Posted on: 04 October 2013 by Mark Howells
An agreement to for the air transport industry to move ahead with global market-based measures (MBM) that will help to enable the industry achieve carbon-neutral growth from 2020 has received a mixed welcome from airline associations.
IATA (International Air Transport Association) has praised the leadership of governments in reaching the agreement. "Today was a great day for aviation, for the effort against climate change and for global standards and international co-operation,” declared Tony Tyler, IATA's director general and CEO. “Industry, civil society and governments have worked hard to reach this point and keep aviation at the forefront of industries managing their climate change impact. Now we have a strong mandate and a short three-year timeframe to sort out the details. Airlines need and want a global MBM. Without losing any of the momentum built up over these last two weeks, we are eager to get on with the detailed work needed to design the global scheme in time for finalisation at the 2016 Assembly."
As noted, IATA believes the agreement will set in motion discussions on the detailed design elements of a global MBM, including standards for the monitoring, reporting and verification of emissions and the type of scheme to be implemented. In June, IATA's 240 member airlines – representing some 84% of global traffic – overwhelmingly passed a resolution asking governments to develop a global mandatory carbon offsetting scheme. The industry believes that this will be the most effective and efficient MBM to implement.
"We should also recognise the important role that the European Commission and Parliament have played in raising the aviation emissions issue up the international agenda,” Tyler added. “Aviation would not be in the climate leadership position it is in today were it not for their early and persistent efforts which inspired both industry and other governments.
Meanwhile, the director general of the Association of Asia Pacific Airlines (AAPA), Andrew Herdman, welcomed the decision, commenting, “The aviation sector has committed to ambitious environmental targets, and is successfully pursuing a four pillar strategy of technology, operations and infrastructure improvements, which will nevertheless need to be supplemented by market based measures. This landmark agreement clearly demonstrates the benefits of international co-operation and a partnership effort involving industry pointing the way forward to a truly sustainable future for international aviation."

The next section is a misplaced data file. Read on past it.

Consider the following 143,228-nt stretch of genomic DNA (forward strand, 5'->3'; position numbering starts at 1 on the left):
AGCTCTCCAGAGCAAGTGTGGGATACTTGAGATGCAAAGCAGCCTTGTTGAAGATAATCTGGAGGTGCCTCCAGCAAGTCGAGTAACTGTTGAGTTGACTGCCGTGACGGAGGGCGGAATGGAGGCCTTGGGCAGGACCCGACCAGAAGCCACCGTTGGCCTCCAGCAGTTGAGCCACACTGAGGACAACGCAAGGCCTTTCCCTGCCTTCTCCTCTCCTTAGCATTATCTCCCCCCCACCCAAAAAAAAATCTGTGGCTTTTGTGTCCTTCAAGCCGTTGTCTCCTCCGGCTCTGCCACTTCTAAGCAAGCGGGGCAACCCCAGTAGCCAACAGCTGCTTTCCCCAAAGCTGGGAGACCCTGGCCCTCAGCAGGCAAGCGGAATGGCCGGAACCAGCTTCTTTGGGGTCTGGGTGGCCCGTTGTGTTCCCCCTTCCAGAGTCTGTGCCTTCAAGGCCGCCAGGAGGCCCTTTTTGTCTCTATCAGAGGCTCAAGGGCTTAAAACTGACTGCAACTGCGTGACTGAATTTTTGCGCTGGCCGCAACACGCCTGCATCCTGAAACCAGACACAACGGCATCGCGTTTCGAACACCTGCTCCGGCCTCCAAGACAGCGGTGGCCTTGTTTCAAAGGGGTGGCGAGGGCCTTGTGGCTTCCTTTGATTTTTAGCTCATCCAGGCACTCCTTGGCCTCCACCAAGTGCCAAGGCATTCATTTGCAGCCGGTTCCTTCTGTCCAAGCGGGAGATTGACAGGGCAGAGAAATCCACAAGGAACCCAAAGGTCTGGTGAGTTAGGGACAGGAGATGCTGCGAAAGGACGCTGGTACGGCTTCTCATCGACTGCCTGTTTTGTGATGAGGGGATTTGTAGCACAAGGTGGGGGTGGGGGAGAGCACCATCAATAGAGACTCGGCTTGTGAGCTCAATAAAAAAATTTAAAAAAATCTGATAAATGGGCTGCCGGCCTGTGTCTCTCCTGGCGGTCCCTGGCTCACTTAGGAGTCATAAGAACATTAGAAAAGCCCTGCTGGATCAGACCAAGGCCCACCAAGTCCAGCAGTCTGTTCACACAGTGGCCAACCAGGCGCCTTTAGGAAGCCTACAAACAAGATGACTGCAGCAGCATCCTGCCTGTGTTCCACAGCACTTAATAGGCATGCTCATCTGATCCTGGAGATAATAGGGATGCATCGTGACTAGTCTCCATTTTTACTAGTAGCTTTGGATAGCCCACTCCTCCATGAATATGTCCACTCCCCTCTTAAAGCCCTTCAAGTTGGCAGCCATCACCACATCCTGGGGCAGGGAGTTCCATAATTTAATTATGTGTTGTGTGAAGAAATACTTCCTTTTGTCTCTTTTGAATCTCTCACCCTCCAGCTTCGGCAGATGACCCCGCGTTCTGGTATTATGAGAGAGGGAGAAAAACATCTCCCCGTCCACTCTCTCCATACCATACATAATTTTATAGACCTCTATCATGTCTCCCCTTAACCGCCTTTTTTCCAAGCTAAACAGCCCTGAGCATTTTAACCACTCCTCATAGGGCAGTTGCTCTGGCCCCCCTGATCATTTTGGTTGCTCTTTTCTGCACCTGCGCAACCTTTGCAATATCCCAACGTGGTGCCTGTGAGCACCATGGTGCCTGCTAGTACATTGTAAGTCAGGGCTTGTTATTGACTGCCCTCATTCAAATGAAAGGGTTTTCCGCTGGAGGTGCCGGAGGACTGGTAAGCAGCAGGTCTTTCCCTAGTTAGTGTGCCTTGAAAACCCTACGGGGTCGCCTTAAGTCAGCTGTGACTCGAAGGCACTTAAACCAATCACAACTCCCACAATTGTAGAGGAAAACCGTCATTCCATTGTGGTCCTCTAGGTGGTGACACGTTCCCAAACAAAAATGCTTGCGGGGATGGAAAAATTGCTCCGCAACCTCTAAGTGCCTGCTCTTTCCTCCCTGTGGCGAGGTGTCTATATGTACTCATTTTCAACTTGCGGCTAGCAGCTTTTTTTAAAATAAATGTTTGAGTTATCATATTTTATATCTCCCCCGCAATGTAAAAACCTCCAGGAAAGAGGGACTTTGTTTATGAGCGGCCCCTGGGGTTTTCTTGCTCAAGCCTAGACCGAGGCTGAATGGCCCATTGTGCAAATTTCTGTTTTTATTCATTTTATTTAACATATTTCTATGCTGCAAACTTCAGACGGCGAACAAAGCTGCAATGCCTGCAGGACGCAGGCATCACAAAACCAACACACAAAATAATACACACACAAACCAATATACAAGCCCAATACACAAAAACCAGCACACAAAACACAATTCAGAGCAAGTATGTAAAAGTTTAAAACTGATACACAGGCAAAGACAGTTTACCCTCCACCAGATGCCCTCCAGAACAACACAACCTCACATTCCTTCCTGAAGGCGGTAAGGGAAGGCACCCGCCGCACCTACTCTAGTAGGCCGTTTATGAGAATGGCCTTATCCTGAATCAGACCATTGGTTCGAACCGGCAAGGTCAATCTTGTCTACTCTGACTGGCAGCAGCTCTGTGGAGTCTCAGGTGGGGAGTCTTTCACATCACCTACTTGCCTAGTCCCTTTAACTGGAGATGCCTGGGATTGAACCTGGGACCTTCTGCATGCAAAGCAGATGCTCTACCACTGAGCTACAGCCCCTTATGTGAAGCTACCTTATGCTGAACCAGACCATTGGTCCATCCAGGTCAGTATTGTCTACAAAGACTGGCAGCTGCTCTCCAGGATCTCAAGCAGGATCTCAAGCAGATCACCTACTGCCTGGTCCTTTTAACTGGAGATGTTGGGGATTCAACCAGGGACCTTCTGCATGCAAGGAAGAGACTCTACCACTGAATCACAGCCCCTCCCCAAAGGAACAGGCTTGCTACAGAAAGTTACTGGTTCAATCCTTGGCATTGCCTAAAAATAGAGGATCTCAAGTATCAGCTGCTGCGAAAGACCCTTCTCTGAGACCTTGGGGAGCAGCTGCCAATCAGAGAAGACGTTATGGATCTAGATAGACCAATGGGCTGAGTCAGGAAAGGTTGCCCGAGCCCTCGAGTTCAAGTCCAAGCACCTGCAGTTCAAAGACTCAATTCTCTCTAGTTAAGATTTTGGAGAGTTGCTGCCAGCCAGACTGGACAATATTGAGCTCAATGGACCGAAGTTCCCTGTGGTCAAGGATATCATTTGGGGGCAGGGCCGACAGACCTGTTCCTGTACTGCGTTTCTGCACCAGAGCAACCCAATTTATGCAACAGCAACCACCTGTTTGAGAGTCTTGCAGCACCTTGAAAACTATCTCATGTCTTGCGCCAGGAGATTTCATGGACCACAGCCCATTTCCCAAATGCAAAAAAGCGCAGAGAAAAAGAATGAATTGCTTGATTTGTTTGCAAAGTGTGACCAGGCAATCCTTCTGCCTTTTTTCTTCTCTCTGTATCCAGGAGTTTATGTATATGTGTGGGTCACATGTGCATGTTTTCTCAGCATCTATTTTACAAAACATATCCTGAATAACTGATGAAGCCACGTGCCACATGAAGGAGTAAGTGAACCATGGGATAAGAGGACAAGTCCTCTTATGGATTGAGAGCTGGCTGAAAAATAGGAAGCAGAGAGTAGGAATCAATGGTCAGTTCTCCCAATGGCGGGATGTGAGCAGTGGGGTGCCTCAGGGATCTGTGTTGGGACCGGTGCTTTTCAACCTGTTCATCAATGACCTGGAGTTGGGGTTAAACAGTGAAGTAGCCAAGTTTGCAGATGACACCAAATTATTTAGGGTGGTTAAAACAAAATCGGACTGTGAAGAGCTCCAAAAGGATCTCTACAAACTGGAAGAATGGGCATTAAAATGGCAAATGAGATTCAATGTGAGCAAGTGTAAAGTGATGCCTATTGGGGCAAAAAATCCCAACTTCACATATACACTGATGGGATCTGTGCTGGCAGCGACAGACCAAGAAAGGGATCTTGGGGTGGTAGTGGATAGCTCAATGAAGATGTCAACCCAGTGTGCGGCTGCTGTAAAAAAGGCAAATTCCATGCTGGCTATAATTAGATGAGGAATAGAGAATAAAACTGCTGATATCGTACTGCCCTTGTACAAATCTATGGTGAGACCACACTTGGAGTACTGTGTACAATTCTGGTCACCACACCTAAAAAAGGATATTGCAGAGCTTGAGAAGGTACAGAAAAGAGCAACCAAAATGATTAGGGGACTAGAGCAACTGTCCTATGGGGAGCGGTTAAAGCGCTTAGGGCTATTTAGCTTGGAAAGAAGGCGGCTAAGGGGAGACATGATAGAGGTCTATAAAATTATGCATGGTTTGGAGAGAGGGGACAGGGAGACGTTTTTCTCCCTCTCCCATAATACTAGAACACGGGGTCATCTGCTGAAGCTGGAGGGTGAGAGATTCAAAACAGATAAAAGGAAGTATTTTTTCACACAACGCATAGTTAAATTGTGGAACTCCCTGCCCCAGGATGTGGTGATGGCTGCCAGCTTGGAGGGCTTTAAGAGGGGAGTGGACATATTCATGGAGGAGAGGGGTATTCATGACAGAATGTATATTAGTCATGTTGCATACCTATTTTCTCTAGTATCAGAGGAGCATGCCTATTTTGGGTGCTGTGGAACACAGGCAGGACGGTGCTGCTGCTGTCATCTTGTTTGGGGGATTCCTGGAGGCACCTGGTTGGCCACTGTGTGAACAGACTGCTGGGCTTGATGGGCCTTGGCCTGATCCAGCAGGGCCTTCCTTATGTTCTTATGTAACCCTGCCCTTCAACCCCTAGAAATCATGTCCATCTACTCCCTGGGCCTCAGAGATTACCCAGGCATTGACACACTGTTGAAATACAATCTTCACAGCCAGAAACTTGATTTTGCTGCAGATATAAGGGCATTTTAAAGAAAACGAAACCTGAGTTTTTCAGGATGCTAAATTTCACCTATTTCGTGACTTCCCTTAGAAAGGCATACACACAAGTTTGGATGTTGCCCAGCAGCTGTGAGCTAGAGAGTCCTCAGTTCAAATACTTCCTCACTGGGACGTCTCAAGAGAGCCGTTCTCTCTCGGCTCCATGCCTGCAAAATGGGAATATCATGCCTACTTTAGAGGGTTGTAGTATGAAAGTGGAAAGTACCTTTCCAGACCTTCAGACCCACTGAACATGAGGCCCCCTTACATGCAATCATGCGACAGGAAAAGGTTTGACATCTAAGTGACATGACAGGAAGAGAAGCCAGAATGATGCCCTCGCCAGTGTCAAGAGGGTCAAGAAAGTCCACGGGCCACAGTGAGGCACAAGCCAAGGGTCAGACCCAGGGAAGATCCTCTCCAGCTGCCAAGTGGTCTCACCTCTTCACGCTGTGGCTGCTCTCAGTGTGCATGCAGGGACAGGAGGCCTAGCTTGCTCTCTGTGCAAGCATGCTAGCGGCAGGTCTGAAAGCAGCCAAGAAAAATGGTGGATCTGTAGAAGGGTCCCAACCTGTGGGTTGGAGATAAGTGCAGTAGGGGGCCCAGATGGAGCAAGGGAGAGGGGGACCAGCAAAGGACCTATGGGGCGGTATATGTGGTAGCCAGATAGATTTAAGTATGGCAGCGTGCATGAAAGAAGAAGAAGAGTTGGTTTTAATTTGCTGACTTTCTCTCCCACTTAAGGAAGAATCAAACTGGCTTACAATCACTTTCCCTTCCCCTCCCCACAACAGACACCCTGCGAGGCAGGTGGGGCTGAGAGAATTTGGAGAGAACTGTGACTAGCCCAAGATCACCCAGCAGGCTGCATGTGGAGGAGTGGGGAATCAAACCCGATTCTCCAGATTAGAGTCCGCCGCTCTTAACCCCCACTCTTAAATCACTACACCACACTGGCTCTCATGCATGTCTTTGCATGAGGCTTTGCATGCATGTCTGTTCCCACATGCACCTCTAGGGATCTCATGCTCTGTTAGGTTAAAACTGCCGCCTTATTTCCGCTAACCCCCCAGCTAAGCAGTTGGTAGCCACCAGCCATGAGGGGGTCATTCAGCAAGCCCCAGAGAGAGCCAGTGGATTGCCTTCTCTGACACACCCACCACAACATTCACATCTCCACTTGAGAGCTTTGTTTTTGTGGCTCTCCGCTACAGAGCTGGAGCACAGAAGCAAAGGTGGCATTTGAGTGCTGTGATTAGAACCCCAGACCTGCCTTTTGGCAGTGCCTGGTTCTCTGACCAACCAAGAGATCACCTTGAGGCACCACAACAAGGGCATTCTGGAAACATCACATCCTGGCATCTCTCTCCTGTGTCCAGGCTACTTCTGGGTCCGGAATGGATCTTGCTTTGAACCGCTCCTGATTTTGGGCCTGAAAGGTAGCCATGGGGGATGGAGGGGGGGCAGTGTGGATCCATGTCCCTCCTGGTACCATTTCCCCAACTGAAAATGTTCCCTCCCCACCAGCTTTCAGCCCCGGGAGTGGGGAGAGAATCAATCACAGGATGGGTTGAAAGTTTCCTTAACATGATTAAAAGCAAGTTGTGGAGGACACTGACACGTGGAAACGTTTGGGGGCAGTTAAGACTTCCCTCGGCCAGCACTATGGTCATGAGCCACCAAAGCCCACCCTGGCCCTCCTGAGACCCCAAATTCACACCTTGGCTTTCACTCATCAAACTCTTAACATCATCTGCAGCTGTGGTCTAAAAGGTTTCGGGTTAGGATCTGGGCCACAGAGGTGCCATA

Herdman continued, "Looking ahead, the challenge will be in ensuring that the collective industry commitment to carbon neutral growth from 2020 is implemented in a way that is fair and equitable, avoiding competitive market distortion, whilst reconciling the differing interests and perspectives of developed and developing nations. There were some tense moments and tough negotiations during the ICAO Assembly, but the important point is that for the first time all the major players were fully engaged in trying to map out a constructive way forward based on reaching a genuine consensus amidst divergent views."
The European Low Fares Airline Association (ELFAA) believes that the outcome of the 38th General Assembly of ICAO actually failed to produce a global solution to address aviation emissions.
“While some interests have hailed the outcome as a landmark resolution, in that ICAO states have agreed to continue to study proposals for a global market-based mechanism to tackle aviation emissions, in reality, nothing of substance has been committed to, only three more years of discussions,” argued John Hanlon, ELFAA’s secretary general. “ICAO has firmly rejected the EU’s publicly stated dual aims – first, to reach agreement on a realistic path to developing a global MBMs, and, second, to agree on a transitional Framework Agreement, for comprehensively applying national and regional MBMs to international aviation.
“This ICAO meeting had been seen by the EU as an opportunity to make a significant contribution to the reduction of national, regional and global CO2 emissions. That opportunity has been missed,” Hanlon declared.
ELFAA stated that the European Parliament's support for the EU compromise to apply EU ETS to emissions from international flights in EU airspace only, as a "bottom line" concession, has also been rejected. “In fact, none of the EU so called red lines, spelled out by Commissioner Hedegaard, EU Commissioner on Climate Action, at the time of granting the ‘stop the clock’ derogation aimed at enabling an agreement at ICAO level, have been met by the outcome of the General Assembly of ICAO,” the Association commented.
ELFAA says it now looks to the EU to honour its commitment to "snap back automatically" to the full "all flights" scope of EU ETS, commenting, “An intra-EU ETS would be totally ineffective environmentally, capturing only a fraction of EU aviation emissions of CO2. It would also be unlawful, as found by the CJEU Advocate General in her Opinion at the time of rejection of the US carrier's challenge to inclusion in EU ETS, ruling it would be discriminatory and in contravention of the stated environmental objectives of the Directive to discriminate between flights, according to their origin or destination airport.”
The exemption of international flights in the one year only EU Derogation was conditional on very specific outcomes from the ICAO General Assembly, none of which – according to ELFAA – have been delivered. “The EU must now restore the environmental effectiveness of EU ETS, and EU credibility, by reverting to the legal ‘all flights’ scope,” ELFAA concluded.